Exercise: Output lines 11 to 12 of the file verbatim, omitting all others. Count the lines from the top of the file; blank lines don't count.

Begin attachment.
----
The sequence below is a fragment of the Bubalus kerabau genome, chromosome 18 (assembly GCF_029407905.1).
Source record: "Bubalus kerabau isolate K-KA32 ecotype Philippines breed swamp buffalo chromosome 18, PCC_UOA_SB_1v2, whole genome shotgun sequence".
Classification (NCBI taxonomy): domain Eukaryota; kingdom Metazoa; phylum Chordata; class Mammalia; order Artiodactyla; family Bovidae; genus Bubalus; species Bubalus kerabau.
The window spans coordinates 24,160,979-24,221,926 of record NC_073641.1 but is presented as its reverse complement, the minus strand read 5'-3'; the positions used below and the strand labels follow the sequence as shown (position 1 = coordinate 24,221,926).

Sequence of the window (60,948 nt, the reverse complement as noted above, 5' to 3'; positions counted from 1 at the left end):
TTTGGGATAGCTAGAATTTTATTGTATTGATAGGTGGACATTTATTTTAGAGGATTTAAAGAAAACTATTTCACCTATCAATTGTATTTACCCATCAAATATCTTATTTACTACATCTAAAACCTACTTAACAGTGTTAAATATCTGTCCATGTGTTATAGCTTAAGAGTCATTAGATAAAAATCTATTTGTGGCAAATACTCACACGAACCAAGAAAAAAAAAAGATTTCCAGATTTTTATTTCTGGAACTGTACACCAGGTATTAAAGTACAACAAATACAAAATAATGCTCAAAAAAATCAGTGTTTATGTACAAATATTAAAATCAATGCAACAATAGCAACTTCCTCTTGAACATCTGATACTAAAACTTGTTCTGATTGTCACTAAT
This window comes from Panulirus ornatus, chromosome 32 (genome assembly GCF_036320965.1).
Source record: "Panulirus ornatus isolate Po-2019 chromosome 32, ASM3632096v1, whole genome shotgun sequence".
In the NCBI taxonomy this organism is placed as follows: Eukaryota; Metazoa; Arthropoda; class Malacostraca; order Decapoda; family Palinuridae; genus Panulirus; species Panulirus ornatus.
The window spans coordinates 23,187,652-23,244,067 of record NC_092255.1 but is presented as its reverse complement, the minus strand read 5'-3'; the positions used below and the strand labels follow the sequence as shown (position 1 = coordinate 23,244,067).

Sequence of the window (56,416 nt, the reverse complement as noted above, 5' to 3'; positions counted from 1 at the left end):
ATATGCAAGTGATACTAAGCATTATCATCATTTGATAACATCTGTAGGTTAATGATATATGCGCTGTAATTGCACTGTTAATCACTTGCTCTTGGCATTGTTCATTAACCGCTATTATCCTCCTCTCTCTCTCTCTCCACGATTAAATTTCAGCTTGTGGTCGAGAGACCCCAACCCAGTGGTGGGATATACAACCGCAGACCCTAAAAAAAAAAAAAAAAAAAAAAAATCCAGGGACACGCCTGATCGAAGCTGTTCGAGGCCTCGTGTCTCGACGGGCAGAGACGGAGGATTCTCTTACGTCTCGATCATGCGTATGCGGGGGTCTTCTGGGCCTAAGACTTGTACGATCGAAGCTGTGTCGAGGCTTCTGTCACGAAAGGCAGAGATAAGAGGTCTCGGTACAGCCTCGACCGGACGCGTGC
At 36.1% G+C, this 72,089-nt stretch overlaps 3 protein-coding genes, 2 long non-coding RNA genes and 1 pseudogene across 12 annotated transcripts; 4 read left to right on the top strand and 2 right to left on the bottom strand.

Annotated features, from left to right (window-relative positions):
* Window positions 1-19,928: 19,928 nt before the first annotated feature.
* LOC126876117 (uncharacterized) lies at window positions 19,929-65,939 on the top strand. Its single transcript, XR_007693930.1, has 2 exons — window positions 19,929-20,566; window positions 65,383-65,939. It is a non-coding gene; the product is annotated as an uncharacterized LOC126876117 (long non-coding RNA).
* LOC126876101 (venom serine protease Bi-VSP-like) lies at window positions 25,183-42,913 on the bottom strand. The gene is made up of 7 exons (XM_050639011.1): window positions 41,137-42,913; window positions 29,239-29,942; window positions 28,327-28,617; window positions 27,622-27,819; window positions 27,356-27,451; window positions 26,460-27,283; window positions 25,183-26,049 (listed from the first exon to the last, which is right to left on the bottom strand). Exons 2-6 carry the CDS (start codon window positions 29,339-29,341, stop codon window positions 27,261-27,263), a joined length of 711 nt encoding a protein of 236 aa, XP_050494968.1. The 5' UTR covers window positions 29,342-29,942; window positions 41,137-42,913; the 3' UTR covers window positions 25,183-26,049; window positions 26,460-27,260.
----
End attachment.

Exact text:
Sequence of the window (56,416 nt, the reverse complement as noted above, 5' to 3'; positions counted from 1 at the left end):
ATATGCAAGTGATACTAAGCATTATCATCATTTGATAACATCTGTAGGTTAATGATATATGCGCTGTAATTGCACTGTTAATCACTTGCTCTTGGCATTGTTCATTAACCGCTATTATCCTCCTCTCTCTCTCTCTCCACGATTAAATTTCAGCTTGTGGTCGAGAGACCCCAACCCAGTGGTGGGATATACAACCGCAGACCCTAAAAAAAAAAAAAAAAAAAAAAAATCCAGGGACACGCCTGATCGAAGCTGTTCGAGGCCTCGTGTCTCGACGGGCAGAGACGGAGGATTCTCTTACGTCTCGATCATGCGTATGCGGGGGTCTTCTGGGCCTAAGACTTGTACGATCGAAGCTGTGTCGAGGCTTCTGTCACGAAAGGCAGAGATAAGAGGTCTCGGTACAGCCTCGACCGGACGCGTGC